Sharon welcomes us to her home in the baking jungle of Pucallpa. She wears sandals and a long dress with her hair tied back. She has finished serving dinner to her family and invites us into the yard, away from prying ears. She tells us how, at just 20 years old, she has already escaped human traffickers twice.
Back in October 2014, she was just 16 when her life changed. Her parents had begun to accept her trans identity, and she was looking for new ways to bring money home — other than prostitution. When a woman offered her a job as a cashier in a bar in Huánuco, eight hours from her hometown, she leapt at the opportunity. But when she got to the bar, they locked her up, dressed her as a man and offered her up to customers looking for beer and sex.
Violence and Slavery
“The police raided us and pushed us outside. They left me in a men’s shelter with nothing but my clothes. My dad had to go and get me out. We found the owner of the bar, but she wouldn’t pay me the salary she owed me.”
Police and judicial records of the raid on October 23, 2014, show that “acts against morality” were recorded on the premises but nothing identifies Sharon as a victim.
Sharon’s mother hugs her between photographs and asks if she’s eaten enough. The second time Sharon was taken, her mother felt she was to blame. An adult trans woman, well-known in the neighborhood, promised to take Sharon to work as her assistant at a beauty salon in Argentina. All her mother had to do was sign the travel permit.
The journey was over land and seemed to last forever. They stopped over in Lima and passed through Santiago de Chile before reaching the city of La Plata, near Buenos Aires. And Sharon’s body already had a price when she arrived: a year and a half as a prostitute to pay for the trip. She was there six months before her mother raised the money to buy her return ticket.
“That neighbor still comes back to the neighborhood, but she doesn’t say anything to me because she knows I can defend myself,” Sharon says.
The Road to Exploitation
In this report, we document the vulnerabilities that surround the lives of trans adolescents and adults when they leave their homes, whether to simply express their sexual identity or whether they are driven out by violence from their families, and how this uprooting makes them easy targets for human trafficking or the child sex trade.
The main route for this kind of exploitation runs through the Peruvian jungle to Lima, then continues into countries such as Argentina and Italy. However, the full nature of this violence eludes most victims because they believe it is the price to pay for being who they are.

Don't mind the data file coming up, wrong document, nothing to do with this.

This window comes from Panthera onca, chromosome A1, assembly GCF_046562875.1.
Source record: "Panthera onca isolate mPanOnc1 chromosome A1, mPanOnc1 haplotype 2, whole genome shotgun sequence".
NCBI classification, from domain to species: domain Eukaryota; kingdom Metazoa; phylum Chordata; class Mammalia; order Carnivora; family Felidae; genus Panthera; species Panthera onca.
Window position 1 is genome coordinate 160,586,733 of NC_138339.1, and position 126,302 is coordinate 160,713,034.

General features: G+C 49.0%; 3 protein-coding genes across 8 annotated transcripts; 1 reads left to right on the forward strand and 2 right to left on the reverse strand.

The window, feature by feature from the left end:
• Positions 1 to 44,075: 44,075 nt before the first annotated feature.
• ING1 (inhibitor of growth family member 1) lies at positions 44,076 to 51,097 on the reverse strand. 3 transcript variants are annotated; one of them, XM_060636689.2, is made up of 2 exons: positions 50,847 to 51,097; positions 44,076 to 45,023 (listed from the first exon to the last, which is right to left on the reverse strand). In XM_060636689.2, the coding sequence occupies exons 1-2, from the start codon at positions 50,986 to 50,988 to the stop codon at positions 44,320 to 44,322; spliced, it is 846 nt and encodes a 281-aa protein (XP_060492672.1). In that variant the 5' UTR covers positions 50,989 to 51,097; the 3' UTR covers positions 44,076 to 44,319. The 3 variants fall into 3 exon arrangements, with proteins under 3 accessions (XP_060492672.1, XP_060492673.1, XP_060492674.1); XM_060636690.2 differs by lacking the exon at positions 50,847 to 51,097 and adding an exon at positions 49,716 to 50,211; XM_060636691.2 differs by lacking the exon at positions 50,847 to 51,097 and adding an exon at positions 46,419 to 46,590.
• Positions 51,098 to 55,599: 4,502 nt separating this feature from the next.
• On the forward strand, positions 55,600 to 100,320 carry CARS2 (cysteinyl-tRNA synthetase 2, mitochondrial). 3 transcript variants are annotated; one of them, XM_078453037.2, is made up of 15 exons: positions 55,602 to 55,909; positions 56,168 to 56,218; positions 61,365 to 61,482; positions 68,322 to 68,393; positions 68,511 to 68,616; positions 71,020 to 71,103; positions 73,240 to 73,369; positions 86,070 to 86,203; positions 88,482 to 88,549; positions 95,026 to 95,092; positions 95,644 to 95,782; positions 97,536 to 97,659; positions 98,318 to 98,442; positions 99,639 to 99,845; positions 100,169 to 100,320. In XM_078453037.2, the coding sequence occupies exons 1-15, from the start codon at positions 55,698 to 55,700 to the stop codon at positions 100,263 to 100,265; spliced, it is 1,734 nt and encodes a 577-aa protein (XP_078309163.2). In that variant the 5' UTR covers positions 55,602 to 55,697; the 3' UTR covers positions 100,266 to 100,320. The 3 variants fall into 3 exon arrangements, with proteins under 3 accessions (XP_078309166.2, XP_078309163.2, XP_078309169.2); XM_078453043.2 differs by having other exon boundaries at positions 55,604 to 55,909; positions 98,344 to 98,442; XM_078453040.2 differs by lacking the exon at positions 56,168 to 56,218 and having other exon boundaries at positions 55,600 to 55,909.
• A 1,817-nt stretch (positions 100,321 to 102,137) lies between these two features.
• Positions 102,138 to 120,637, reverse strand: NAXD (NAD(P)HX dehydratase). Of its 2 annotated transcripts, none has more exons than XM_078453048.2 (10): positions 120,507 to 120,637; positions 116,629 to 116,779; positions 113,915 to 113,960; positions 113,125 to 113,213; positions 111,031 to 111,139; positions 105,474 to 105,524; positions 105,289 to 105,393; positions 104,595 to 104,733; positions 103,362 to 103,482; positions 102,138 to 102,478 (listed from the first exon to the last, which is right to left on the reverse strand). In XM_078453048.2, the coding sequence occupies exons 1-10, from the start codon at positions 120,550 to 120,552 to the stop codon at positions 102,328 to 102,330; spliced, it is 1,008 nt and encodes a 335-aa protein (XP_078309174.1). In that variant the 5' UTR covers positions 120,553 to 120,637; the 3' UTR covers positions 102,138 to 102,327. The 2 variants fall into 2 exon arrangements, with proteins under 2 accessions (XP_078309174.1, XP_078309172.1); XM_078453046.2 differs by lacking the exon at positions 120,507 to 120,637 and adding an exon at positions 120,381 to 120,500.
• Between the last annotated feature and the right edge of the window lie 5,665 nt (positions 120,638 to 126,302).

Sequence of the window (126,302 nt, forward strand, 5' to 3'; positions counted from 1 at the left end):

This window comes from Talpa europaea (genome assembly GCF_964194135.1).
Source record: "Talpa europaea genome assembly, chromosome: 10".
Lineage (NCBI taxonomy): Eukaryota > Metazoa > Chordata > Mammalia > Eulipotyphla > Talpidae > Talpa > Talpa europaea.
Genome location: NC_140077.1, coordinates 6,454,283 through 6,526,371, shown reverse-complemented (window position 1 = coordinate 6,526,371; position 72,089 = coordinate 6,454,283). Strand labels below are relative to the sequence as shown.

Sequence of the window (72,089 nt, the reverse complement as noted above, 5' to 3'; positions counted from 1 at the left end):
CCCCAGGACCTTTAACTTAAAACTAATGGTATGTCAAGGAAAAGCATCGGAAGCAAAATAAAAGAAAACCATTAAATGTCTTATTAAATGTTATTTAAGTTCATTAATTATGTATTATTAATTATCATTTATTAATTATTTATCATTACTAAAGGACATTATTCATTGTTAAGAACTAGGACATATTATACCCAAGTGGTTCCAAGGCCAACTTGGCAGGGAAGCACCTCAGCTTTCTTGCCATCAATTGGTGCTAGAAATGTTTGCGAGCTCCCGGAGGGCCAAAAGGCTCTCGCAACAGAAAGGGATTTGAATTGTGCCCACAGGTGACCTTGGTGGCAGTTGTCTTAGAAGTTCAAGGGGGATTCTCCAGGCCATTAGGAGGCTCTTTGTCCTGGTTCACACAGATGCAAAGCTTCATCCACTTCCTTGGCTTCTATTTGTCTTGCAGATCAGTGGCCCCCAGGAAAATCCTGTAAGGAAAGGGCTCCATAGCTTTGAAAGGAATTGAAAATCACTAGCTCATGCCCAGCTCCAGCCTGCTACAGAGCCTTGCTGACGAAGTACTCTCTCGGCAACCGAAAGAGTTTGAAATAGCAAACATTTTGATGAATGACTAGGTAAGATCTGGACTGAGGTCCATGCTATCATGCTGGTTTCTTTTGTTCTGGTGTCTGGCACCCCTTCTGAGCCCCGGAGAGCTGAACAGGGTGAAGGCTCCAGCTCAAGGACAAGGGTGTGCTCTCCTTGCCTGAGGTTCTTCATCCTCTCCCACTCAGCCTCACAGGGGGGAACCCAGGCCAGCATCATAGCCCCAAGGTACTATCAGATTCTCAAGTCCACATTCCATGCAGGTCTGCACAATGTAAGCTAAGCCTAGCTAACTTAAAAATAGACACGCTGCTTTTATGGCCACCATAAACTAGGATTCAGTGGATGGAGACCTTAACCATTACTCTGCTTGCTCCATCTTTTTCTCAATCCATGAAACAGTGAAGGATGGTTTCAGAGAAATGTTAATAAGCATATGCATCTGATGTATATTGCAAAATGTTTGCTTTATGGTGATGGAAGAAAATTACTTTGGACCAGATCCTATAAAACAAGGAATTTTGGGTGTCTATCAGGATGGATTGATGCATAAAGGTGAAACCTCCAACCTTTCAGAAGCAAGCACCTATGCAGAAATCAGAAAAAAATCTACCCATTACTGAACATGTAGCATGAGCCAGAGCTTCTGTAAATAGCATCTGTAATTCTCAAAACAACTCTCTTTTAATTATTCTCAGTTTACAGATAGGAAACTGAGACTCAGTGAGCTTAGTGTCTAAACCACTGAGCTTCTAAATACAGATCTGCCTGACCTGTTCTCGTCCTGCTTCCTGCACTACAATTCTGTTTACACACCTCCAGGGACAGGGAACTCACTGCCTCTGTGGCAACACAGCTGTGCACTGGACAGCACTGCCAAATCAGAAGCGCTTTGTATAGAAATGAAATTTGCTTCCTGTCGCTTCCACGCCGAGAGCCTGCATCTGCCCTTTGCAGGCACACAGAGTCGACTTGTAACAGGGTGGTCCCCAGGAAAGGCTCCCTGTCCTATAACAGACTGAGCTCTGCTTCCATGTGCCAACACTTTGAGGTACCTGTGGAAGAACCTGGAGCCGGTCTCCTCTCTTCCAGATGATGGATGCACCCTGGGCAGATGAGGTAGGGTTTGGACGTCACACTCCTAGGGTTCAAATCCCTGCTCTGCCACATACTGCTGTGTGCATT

Requests were sent for public information to the national police, the Ministry for Women and Vulnerable Populations (Ministerio de la Mujer y Poblaciones Vulnerables – MIMP), the Attorney General’s Office and the court system to find out how many LGBTI (lesbian, gay, bisexual, transgender and intersex) minors and adults have been rescued from sexual exploitation and human trafficking, how many were granted government protection and which cases resulted in legal action.
Figures show that in 2017 alone police freed 725 people from trafficking, the Attorney General’s Office had 1,464 cases underway and the MIMP admitted seven at-risk women. But it is unknown how many of the alleged victims belong to the LGBTI population because the government registration system is binary, meaning it only allows victims to be classified as male or female. Appealing to the memory of the officials who handled the cases is the only way to learn a victim’s LGBTI status.
Because of such oversights, stories like Sharon’s become invisible, disappearing into statistical data that does not recognize the existence of trans people.
To reconstruct these cases, we contacted the eight prosecutors specializing in human trafficking — assigned to eight regions in Peru for the past two years — as well as the 24 organized crime prosecutor’s offices, which operate nationally. Only in Lima’s human trafficking office were we able to confirm four investigations in progress involving transgender minors or adults alleged to have been trafficking victims.
Meanwhile, the central region of Junín has no records. There is no judicial process for victims such as Otilia.
“I filed the complaint by choice. They’ve done nothing, absolutely nothing,” she told us.
We went to the same square in Pucallpa where, three years ago, a woman approached Otilia to buy some food. At the time, she was working as a street vendor selling food out of a wheelbarrow. The woman praised Otilia’s cooking and offered her a job as a cook in her restaurant. She accepted and left home.
Her journey took her to the Valley of the Apurímac, Ene and Mantaro rivers (Valle de los ríos Apurímac, Ene y Mantaro – VRAEM), an area known for extreme poverty and a high incidence of terrorism and drug trafficking.
“I was locked up for a year and eight months, without seeing the light of day, without a good night’s sleep. The woman fed me like a dog. It was a bar, and she wanted me to sell my body. I never did it. I refused and locked myself in the kitchen. Maybe she locked me up because I was a faggot or because I didn’t want to work. I escaped through a window. I broke it. Nothing mattered to me anymore. I told the police everything, but they didn’t believe me,” she said.
But a woman who sold lunches in a village in Junín’s Pangoa district did believe her. She gave her a job washing dishes, and after four months Otilia earned enough money to return home. Her family had already given her up for dead.
And the complaint she filed with the Junín police department? It never made it to the human trafficking prosecutor’s office.
Read more here.